Pentagon urges workers to delete secrets found in public
Reacting to Edward Snowden, DOD also threatens to punish workers who confirm classified information already in public domain
Why It Matters:
After the alleged leaks from former NSA contractor Edward Snowden, the Pentagon is reminding its workers not to access or download classified information on unclassified computers.
Taking a hard line after devastating leaks, the Pentagon is ordering workers to delete from their computers any classified information they find online and warning it will punish those who confirm secrets already in the public domain, according to an internal memo obtained by the Washington Guardian.
Pentagon officials say the memo with the stern warnings was sent earlier this month in reponse to alleged leaks by former National Security Agency contractor Edward Snowden that revealed sensitive details about the government's secret surveillance efforts.
"DOD employees and contractors who seek out classified information in the public domain, acknowledge its accuracy or existence, or proliferate the information in any way will be subject to sanctions," reads the memo from Timothy Davis, Pentagon Director of Security. "It is the responsibility of every DOD employee and contractor to protect classified information and to follow established procedures for accessing classified information only through authorized means."
Even if information has been leaked, and even if it is being widely reported by the press, Pentagon workers should still consider the information classified, said Lt. Col. Damien Pickart, a Pentagon spokesman.
"Just because something’s been leaked to the general public, we still have to treat it as classified," Pickart said.
Steven Aftergood, a national security and secrecy expert with the Federation of American Scientists, said the Pentagon should face the reality that sometimes things get leaked to the press.
"Pretending that classified information that everyone knows about is still classified doesn't make much sense," he said. "Sooner or later, it is necessary to bring classification policy into alignment with the reality of public awareness through declassification."
Still, military officials have their reasons for demanding publicly available info not be downloaded or disseminated, Aftergood said.
"This seems like a short-sighted response, but from the Pentagon's point of view it is a logical one. That's because, strictly speaking, classified information does not automatically become unclassified just because it has been leaked.
The memo, dated June 7, lists a clear set of rules for accessing information. No one should connect to or download sensitive information while on an unsecured or public computer, the notice says. But employees and contractors who find classified information in public places - say, reported by the media - must immediately delete the information from their computers and notify their "security manager" - policies that would stop them from reading about leaks online.
"Leadership must establish a vigilant command climate that underscores the critical importance of safeguarding classified material against compromise," the memo reads.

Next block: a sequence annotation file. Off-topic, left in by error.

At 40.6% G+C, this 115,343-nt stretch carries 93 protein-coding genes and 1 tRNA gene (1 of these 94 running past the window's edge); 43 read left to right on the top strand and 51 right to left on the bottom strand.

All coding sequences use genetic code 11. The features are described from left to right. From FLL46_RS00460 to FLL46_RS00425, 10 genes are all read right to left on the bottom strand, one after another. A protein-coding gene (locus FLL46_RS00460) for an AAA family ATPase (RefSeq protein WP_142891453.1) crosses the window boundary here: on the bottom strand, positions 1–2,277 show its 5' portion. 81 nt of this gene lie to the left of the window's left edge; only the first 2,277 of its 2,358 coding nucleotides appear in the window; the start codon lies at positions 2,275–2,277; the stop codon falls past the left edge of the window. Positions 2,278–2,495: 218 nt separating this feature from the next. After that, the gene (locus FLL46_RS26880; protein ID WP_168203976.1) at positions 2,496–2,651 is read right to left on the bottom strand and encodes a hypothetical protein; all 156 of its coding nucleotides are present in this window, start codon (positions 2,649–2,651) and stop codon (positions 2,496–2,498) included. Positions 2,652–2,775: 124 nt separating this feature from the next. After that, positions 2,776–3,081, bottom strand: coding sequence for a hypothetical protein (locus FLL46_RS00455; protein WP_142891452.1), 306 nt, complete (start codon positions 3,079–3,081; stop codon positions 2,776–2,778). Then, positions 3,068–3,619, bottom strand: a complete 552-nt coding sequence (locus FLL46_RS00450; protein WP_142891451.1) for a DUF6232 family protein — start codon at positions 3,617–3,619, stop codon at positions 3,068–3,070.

Pickart said only once information has been declassified through official channels can Pentagon personnel treat it as public.
"We make every effort to balance the need to preserve information access with operational security, however there are strict policies and directives in place regarding protecting and handling classified information," he said. "Until declassified by appropriate officials, classified information - including material released through an unauthorized disclosure - must be treated accordingly by DOD personnel."
But Aftergood pointed out some leaders are recognizing there's little use in plugging the leak after the information has spilled out.
"We are already starting to see some of that, as officials publicly acknowledge what was still classified a week or two ago," he said.
The memo, Pickart said, isn't a change in Pentagon policy, simply a reissuing of existing guidelines. It was sent in direct response to Snowden, a former National Security Agency contractor who claims to have released sensitive information on surveillance programs the government ran on U.S. citizens in an effort to thwart terrorism.
"This is a bit unprecedented," Pickart said. "The last time we had something of this scope was WikiLeaks."
The department has changed its policies in the past in response to releases of sensitive information. Army Pfc. Bradley Manning is suspected of using a thumb drive to download thousands of classified documents which he then gave to the whistleblower website, WikiLeaks. In response, Pickart said the Pentagon has severely restricted the use of thumb drives and other removable storage units, in some cases banning them all together.
Manning, meanwhile, is facing a court martial on suspicion of leaking the intel.
Pickart said the agency doesn't restrict what websites its employees can view, but does use a filter to cut down on visits to potentially unsecured sites, or those with malware and other viruses. Any suspected breach in security means a lot of work for DOD personnel, Pickart said.
"Those machines have to be wiped and cleaned," he said. "It’s very costly. It’s time intensive."